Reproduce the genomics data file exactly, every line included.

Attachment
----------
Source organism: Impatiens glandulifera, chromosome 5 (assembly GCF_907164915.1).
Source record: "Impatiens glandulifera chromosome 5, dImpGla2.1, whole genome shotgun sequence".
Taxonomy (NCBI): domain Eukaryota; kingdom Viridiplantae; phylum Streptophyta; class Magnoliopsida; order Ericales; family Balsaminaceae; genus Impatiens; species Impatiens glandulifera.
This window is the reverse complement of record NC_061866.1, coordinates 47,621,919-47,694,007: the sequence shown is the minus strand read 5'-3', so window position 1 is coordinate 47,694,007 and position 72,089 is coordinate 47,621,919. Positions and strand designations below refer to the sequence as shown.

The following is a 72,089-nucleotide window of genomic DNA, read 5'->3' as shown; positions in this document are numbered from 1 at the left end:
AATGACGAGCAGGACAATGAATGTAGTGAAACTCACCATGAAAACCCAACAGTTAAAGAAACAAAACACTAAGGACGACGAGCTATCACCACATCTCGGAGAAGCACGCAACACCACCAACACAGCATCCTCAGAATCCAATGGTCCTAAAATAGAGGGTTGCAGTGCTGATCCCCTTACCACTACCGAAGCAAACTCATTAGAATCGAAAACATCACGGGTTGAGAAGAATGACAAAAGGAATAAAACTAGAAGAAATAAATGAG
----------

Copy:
Source organism: Impatiens glandulifera, chromosome 5 (assembly GCF_907164915.1).
Source record: "Impatiens glandulifera chromosome 5, dImpGla2.1, whole genome shotgun sequence".
Taxonomy (NCBI): domain Eukaryota; kingdom Viridiplantae; phylum Streptophyta; class Magnoliopsida; order Ericales; family Balsaminaceae; genus Impatiens; species Impatiens glandulifera.
This window is the reverse complement of record NC_061866.1, coordinates 47,621,919-47,694,007: the sequence shown is the minus strand read 5'-3', so window position 1 is coordinate 47,694,007 and position 72,089 is coordinate 47,621,919. Positions and strand designations below refer to the sequence as shown.

The following is a 72,089-nucleotide window of genomic DNA, read 5'->3' as shown; positions in this document are numbered from 1 at the left end:
AATGACGAGCAGGACAATGAATGTAGTGAAACTCACCATGAAAACCCAACAGTTAAAGAAACAAAACACTAAGGACGACGAGCTATCACCACATCTCGGAGAAGCACGCAACACCACCAACACAGCATCCTCAGAATCCAATGGTCCTAAAATAGAGGGTTGCAGTGCTGATCCCCTTACCACTACCGAAGCAAACTCATTAGAATCGAAAACATCACGGGTTGAGAAGAATGACAAAAGGAATAAAACTAGAAGAAATAAATGAG